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Edward Hitchcock published nearly fifty books in his lifetime totaling some five million words. But his unpublished writings may well have exceeded his published works. They include sermons, letters, travel diaries, teaching and field notes, essays, and poems. Most are held in the Amherst College Archives and Special Collections. A few are in the collections of the Henry N. Flynt Library at Historic Deerfield and Pockumtuck Valley Memorial Association in Deerfield.

In the course of his research for All the Light Here Comes from Above, author Robert T. McMaster transcribed many of Edward Hitchcock's unpublished works. Using voice-to-text software, he dictated each manuscript into a word processing document, then reread and proofed it.
Most of those transcriptions are now available for reading, downloading, and research purposes. We only ask that the source be cited including the archive where the original manuscript is held. Some or all of the transcriptions will eventually be available through the Amherst College Archives at acdc.amherst.edu.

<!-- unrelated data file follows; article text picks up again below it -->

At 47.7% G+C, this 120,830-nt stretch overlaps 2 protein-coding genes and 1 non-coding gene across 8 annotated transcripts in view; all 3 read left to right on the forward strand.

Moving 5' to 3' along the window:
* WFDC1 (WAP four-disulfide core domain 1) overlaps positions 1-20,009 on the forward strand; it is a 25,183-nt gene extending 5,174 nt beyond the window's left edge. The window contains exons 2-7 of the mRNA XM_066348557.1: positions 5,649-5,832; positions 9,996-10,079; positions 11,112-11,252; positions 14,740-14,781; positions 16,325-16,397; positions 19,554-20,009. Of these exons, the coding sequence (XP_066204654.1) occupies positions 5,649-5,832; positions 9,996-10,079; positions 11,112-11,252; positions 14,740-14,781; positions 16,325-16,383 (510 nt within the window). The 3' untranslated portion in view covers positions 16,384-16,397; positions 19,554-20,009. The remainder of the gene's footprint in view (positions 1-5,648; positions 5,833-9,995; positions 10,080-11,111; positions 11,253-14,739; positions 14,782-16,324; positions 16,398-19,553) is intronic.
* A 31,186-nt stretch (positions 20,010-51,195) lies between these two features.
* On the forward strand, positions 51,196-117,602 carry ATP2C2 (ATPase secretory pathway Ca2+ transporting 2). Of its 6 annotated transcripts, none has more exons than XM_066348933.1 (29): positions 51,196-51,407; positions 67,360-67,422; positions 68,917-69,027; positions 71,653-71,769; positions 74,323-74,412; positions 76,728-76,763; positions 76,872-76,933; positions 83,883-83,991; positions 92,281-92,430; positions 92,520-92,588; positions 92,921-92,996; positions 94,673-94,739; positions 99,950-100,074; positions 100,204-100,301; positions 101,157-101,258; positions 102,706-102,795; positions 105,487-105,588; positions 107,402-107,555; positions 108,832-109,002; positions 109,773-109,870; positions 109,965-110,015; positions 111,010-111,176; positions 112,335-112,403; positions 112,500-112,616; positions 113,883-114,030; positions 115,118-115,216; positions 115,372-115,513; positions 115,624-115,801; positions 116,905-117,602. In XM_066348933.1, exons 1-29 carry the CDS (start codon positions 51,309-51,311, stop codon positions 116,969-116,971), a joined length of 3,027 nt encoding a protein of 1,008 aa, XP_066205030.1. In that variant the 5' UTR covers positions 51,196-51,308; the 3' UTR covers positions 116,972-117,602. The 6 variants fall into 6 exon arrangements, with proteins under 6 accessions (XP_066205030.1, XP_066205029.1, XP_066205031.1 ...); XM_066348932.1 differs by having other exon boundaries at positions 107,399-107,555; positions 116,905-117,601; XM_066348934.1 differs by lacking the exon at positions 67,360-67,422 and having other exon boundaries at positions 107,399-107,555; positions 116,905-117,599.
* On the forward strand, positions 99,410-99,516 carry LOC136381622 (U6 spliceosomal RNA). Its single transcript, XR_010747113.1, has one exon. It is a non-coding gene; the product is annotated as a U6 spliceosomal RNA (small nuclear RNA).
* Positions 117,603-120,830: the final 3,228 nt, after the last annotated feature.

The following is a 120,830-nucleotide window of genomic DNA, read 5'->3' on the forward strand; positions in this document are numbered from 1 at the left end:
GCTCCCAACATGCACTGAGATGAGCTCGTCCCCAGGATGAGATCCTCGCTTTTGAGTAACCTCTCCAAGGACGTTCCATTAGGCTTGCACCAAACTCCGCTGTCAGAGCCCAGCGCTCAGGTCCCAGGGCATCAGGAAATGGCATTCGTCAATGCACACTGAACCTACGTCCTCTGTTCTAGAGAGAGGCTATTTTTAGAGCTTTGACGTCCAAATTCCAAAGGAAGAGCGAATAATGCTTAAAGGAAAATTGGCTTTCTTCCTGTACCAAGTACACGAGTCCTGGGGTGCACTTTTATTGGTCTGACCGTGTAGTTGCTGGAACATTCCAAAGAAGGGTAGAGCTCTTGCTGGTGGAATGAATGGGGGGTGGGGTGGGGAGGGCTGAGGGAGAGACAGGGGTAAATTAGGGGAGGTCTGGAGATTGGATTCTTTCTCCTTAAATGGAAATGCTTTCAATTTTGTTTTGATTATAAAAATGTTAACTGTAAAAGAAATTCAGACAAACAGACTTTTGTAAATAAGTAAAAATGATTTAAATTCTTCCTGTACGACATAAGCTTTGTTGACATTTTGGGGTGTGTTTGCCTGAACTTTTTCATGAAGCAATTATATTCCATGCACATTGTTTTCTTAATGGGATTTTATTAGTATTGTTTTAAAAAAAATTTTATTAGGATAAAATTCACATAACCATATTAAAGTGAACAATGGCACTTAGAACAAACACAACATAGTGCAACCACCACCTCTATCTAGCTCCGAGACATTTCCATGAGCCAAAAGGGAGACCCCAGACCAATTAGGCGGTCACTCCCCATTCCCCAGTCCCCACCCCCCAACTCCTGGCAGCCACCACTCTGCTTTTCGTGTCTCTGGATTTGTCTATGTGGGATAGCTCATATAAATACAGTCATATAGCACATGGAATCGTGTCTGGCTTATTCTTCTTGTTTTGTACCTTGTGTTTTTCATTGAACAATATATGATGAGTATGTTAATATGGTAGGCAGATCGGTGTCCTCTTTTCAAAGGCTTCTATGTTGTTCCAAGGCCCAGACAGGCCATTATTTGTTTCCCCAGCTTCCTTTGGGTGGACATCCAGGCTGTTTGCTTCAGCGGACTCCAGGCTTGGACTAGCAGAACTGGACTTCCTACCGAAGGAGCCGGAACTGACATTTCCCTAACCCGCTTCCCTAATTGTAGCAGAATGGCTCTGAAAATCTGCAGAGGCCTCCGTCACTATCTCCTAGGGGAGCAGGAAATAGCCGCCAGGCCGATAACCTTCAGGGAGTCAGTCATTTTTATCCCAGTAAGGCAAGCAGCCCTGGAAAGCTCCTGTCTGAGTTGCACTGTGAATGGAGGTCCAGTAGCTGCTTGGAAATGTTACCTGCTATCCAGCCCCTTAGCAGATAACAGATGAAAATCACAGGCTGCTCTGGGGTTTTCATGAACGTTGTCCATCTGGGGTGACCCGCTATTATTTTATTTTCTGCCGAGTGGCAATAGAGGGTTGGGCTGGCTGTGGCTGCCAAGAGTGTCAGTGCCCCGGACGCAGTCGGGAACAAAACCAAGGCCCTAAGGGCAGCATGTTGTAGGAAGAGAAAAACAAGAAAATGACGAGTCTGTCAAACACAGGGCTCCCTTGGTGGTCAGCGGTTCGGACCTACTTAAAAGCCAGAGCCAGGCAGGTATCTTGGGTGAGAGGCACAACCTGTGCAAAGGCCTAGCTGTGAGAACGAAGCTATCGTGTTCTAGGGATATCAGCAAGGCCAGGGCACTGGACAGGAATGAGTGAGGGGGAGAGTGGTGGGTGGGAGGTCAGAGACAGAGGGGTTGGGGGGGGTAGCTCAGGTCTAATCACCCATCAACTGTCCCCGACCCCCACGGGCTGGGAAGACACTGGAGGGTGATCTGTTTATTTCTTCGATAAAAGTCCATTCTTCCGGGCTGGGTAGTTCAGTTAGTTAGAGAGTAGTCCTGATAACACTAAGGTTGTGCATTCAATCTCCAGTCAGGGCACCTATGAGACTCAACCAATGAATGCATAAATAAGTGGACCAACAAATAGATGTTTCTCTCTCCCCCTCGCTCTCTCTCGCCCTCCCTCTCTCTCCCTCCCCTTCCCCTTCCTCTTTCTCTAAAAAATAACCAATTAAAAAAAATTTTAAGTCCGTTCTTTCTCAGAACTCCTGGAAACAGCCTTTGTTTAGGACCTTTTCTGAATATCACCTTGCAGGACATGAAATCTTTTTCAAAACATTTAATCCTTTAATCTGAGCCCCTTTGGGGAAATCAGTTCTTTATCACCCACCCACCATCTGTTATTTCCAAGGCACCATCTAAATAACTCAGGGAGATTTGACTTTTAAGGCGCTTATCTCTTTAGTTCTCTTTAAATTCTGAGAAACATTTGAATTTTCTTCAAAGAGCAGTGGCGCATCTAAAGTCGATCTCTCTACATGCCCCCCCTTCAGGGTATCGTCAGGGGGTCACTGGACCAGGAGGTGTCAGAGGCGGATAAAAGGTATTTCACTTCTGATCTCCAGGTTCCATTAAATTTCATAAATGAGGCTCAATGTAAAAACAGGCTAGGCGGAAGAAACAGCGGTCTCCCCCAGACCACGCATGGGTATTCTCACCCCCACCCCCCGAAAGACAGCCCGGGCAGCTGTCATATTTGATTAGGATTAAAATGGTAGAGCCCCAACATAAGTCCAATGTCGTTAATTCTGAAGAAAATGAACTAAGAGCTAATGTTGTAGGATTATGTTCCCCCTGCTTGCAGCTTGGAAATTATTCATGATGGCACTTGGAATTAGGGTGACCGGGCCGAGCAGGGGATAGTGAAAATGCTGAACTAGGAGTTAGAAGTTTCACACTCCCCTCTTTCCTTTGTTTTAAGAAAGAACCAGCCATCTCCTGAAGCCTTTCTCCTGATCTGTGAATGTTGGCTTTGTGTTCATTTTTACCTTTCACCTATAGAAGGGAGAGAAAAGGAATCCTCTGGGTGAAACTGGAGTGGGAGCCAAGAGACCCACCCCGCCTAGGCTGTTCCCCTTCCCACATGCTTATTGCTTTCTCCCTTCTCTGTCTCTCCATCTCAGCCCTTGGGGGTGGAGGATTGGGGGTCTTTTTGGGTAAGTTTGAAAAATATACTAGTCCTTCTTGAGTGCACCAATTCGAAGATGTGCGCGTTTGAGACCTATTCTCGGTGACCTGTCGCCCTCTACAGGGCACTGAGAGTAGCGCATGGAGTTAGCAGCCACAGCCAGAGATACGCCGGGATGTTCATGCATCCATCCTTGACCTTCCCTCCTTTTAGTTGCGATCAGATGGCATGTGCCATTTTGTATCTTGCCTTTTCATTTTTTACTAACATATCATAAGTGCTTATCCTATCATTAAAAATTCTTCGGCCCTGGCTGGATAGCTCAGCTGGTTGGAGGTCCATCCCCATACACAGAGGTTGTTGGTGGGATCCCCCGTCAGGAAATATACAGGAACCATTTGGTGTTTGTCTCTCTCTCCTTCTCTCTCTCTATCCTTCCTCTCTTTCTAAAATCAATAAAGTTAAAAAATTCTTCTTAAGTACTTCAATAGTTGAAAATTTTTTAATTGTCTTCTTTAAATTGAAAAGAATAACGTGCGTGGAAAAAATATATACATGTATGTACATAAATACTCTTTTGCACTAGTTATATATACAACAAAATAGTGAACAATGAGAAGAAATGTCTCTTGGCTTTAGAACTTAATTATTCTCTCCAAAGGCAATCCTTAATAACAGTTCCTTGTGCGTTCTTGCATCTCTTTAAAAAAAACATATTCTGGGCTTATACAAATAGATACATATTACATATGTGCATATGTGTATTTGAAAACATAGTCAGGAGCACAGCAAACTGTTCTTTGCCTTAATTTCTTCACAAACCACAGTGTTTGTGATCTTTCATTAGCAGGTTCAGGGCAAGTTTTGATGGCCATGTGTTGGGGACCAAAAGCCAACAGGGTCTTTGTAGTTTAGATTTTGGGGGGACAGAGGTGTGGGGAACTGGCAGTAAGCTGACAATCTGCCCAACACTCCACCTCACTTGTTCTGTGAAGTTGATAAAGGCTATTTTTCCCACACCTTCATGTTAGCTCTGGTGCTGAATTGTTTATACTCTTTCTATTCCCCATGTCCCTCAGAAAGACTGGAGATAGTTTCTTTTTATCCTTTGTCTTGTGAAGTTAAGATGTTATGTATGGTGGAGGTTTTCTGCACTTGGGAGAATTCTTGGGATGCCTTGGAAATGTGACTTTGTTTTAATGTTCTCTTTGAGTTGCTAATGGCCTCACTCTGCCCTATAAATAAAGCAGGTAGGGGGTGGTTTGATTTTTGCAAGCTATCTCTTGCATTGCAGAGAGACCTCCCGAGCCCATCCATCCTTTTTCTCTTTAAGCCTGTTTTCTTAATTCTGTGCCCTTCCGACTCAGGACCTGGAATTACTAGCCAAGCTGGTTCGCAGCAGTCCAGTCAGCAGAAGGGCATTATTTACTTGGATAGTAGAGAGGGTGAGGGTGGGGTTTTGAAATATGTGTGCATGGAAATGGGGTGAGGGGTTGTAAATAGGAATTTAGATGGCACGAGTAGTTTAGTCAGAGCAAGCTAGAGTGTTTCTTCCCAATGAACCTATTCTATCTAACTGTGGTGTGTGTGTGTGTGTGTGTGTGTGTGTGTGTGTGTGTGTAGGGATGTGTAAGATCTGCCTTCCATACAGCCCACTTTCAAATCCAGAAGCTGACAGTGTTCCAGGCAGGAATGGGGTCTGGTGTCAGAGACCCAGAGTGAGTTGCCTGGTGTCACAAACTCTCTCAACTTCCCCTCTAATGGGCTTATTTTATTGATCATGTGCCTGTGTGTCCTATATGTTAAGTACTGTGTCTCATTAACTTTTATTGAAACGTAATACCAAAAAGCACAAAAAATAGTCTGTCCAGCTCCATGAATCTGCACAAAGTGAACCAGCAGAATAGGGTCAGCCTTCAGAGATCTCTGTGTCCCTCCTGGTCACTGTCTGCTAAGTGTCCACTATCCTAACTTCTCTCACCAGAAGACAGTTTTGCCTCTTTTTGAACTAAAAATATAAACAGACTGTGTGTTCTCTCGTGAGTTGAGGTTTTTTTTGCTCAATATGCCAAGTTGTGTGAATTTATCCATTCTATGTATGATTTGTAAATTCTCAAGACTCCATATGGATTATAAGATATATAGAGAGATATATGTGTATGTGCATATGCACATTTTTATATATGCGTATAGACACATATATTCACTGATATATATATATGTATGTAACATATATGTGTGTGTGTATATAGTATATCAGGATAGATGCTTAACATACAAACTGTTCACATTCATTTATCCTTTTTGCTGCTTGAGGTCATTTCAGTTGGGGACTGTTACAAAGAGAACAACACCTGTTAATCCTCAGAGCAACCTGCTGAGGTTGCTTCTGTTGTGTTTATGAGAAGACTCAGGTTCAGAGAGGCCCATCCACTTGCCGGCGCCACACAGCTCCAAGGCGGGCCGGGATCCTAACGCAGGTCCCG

TrackGeological Survey Notes of Edward Hitchcock 1830-1835
    (143 pages)       DOCX   PDF

TrackLetters of Edward Hitchcock and Family 1819-1864
    (316 letters)       DOCX   PDF

TrackPrivate Notes of Edward Hitchcock 1829-1864
    (109 pages)        DOCX   PDF

TrackSermons of Edward Hitchcock 1819-1862 
    (1371 pages)       DOCX   PDF
    
TrackTeaching Notes of Edward Hitchcock 1825-1863
    (221 pages)        DOCX   PDF

TrackUnpublished Works of Edward Hitchcock 1809-1850
    (165 pages)        DOCX   PDF
    
TrackMemoirs of Edward Hitchcock, Jr. 1901-1906
    (62 pages)         DOCX   PDF

TrackAutobiography of Justin Hitchcock, 1767-1799
    (36 pages)         DOCX    PDF


For transcriptions of the Hitchcock-Silliman correspondence see Robert L. Herbert, The Complete Correspondence of Edward Hitchcock and Benjamin Silliman, 1817-1863: The American Journal of Science and the Rise of American Geology, available at http://bit.ly/2m6vnxtHitch.



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